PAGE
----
It happens at least three times a day, according to my telephone’s log. Sometimes it can be three times an hour.
Someone I don’t know, in a place I have never been to, places a call through a robot dialler and attempts to convince me that, despite a suspiciously subcontinental accent, they are called Belinda – or jauntily assures me with a pleasant Scottish twang that I signed up to receive marketing calls from their clients (what sort of imbecile would knowingly do that?!).
Who are these people who make these calls – and how has it become socially acceptable to force yourself on someone’s time like some irresistible cyber-pedlar? When did it become okay to ignore the pitifully ineffective Telephone Preference Service system so that a student in Glasgow or a housewife in Bangalore can drag you out of the loo, only for you to hear the ghost in the machine click and the line fall dead, your tormentor waiting until you resume your thronely duties to try again?
Sometimes, in my more conspiratorial moments, I wonder if TPS sells lists of numbers just to piss us off.
It is yet another mark of the slow and painful death of manners in the modern age (see Kino rage: the death of cinema etiquette (or… Be quiet!)). It strikes me as quite ironic, really, that while political parties – generally not the most popular of organisations – go to great lengths and expense to ensure their phone lists are TPS-compliant, following the guidance of the Information Commissioner’s Office, it is companies, sales canvassers and charities – yes, even sodding charities – that regularly show a maverick disregard for the law.
So, in an act of defiance which makes me feel a little more like Han Solo (assisting rather than leading the Rebellion), I have taken to rarely answering my land-line unless I recognise the number – or I want a little sport.
Callers for my ex-wife, who left ten years ago, or my ex-partner, who left a year and a half ago, are met with a stunned silence and a stifled sob, before being angrily told they have just dredged up the most painful of memories that I have spent many years trying to bury. (Just to be clear, for anyone who might be concerned I am suffering relationship-related PTSD, this is not true.) In the wrong moment, callers for “Is that Mr Williams?” may simply encounter the version of me that has suspended all rules of civility and receive a stream of epithets worthy of the bluest sergeant major. More mischievously, I might assent to their request to speak to him if they provide the right password. That can be a source of some bafflement.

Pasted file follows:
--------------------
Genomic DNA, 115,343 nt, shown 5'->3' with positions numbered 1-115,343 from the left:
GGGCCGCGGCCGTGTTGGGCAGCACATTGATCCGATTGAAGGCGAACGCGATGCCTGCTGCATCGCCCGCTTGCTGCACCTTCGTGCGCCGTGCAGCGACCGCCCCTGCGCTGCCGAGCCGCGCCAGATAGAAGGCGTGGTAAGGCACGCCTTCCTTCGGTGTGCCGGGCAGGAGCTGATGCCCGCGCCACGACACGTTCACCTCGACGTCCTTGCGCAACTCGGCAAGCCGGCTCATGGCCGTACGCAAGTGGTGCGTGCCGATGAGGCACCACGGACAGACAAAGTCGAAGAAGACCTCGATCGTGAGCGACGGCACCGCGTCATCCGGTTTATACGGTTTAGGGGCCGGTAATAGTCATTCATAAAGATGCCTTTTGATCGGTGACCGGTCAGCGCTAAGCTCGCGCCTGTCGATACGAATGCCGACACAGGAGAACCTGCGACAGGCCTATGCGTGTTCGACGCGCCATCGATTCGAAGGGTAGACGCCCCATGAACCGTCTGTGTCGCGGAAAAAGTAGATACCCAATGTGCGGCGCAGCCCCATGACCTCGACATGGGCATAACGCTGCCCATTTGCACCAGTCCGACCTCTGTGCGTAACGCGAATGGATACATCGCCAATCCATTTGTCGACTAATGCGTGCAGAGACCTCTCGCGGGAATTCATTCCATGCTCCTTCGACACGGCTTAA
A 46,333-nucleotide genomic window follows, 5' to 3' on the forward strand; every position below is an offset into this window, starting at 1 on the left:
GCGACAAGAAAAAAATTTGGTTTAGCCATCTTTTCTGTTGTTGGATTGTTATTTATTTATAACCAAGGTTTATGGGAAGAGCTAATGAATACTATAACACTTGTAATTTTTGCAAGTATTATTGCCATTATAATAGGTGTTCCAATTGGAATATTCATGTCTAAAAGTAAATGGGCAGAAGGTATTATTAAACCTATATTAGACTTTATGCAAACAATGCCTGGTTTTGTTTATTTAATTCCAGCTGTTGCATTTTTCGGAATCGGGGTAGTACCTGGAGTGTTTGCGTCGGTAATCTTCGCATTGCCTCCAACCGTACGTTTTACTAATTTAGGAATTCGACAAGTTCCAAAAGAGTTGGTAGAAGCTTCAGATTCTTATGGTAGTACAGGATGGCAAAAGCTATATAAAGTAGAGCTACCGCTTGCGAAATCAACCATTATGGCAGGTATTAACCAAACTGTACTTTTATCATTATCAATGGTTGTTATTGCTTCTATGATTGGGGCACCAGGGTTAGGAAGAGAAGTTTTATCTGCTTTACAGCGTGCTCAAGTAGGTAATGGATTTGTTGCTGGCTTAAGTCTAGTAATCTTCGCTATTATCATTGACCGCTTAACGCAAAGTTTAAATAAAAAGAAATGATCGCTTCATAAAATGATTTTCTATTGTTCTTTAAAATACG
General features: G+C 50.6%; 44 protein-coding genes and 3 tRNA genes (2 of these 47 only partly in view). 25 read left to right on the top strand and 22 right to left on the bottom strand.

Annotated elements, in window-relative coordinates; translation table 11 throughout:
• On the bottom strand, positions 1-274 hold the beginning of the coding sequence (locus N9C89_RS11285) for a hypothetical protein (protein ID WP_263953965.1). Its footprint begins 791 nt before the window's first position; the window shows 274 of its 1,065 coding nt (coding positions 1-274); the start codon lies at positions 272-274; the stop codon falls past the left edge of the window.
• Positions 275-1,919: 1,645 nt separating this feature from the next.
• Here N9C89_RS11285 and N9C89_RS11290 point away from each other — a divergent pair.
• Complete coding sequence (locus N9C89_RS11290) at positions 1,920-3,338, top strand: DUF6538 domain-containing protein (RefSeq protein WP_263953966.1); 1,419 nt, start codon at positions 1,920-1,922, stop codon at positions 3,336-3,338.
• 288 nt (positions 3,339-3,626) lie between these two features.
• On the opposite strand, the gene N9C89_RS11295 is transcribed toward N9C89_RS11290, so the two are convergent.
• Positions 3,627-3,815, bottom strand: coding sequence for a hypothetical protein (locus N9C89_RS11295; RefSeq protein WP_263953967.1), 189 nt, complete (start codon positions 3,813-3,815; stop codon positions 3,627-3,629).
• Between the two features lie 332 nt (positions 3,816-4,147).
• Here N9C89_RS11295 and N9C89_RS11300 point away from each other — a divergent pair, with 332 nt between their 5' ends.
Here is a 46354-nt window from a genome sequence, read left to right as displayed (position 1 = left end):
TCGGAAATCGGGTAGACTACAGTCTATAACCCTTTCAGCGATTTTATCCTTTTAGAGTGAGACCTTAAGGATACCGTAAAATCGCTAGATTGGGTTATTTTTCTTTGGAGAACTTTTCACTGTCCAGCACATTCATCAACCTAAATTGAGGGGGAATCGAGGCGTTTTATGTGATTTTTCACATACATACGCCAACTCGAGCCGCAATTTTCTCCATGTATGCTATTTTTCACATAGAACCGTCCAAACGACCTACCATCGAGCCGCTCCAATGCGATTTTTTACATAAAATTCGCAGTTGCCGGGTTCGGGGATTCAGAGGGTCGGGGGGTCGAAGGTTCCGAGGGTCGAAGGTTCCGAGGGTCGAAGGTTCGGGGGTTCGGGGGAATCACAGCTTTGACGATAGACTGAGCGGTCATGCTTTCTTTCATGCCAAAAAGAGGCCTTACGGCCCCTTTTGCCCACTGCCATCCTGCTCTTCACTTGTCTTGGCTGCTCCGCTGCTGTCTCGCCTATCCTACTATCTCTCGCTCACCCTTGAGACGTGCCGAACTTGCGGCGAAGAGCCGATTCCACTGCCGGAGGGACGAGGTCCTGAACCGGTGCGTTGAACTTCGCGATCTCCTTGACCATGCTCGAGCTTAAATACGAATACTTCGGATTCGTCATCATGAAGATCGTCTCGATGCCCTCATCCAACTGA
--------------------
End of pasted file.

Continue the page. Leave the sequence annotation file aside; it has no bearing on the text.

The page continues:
Or asking extremely technical and detailed questions, before declining.
Or simply answering “yes” to every question.
And finally, those concerned people from Windows (yeah, right) who are at pains to tell me that there is a problem with my computer and that I need their very expensive computer services are usually flummoxed if I request details of the IP address they logged for my computer. Or better still, if I deny the existence of the computer at all and express my concern that there is clearly one planted in the house and operating without my knowledge and request their assistance locating it.
I don’t buy this crap about them “just doing their job”. Of course they are – but their job is intrusive and bloody annoying. If I were being paid to walk around behind people in the street in a giant sausage suit and stick Bockwurst in their ears I would be rightly pilloried for being an annoying arse. “Just doing my job” is not a defence that would get me very far – particularly if those people had paid for a service in all good faith that expressly prohibited people from following them around in giant sausage suits and sticking Bockwurst in their ears. Therefore, when you interrupt the film I am watching, or the book I am reading in the bathroom (currently the rather brilliant collection of short stories by William Trevor), or the long-range sniper shot I am just about to take on the Operation Firestorm map, you’ll have to forgive me if my reaction abandons socially acceptable norms.
In responding like this, I realise that the last laugh is probably on me. I am adopting behaviours that further erode the Blyton-esque values of trust and politeness and goodwill and friendliness that were the bedrock of my growing-up and which seem increasingly absent in many of today’s social transactions.
But they started it. They broke the rules first. Not me.
So. Game on.
Other tips for dealing with cold callers greatly appreciated.